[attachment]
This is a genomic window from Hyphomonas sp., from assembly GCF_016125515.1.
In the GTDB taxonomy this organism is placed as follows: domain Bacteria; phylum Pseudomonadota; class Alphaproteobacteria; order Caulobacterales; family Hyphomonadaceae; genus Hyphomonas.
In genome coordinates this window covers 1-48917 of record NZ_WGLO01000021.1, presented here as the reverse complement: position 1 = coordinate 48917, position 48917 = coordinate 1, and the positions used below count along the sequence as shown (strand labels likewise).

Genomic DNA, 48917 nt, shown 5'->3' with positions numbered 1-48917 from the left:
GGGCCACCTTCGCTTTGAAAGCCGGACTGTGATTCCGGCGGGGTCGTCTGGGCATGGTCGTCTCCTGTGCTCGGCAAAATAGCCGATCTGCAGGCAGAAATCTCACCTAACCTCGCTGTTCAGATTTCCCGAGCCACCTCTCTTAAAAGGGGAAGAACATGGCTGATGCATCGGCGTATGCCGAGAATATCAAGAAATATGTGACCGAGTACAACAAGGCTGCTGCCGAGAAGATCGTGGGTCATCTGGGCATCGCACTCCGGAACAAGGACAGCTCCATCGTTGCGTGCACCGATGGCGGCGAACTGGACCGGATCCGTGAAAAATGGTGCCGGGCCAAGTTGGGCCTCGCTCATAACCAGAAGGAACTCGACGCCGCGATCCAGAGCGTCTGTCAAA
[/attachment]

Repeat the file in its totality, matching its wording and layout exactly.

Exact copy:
This is a genomic window from Hyphomonas sp., from assembly GCF_016125515.1.
In the GTDB taxonomy this organism is placed as follows: domain Bacteria; phylum Pseudomonadota; class Alphaproteobacteria; order Caulobacterales; family Hyphomonadaceae; genus Hyphomonas.
In genome coordinates this window covers 1-48917 of record NZ_WGLO01000021.1, presented here as the reverse complement: position 1 = coordinate 48917, position 48917 = coordinate 1, and the positions used below count along the sequence as shown (strand labels likewise).

Genomic DNA, 48917 nt, shown 5'->3' with positions numbered 1-48917 from the left:
GGGCCACCTTCGCTTTGAAAGCCGGACTGTGATTCCGGCGGGGTCGTCTGGGCATGGTCGTCTCCTGTGCTCGGCAAAATAGCCGATCTGCAGGCAGAAATCTCACCTAACCTCGCTGTTCAGATTTCCCGAGCCACCTCTCTTAAAAGGGGAAGAACATGGCTGATGCATCGGCGTATGCCGAGAATATCAAGAAATATGTGACCGAGTACAACAAGGCTGCTGCCGAGAAGATCGTGGGTCATCTGGGCATCGCACTCCGGAACAAGGACAGCTCCATCGTTGCGTGCACCGATGGCGGCGAACTGGACCGGATCCGTGAAAAATGGTGCCGGGCCAAGTTGGGCCTCGCTCATAACCAGAAGGAACTCGACGCCGCGATCCAGAGCGTCTGTCAAA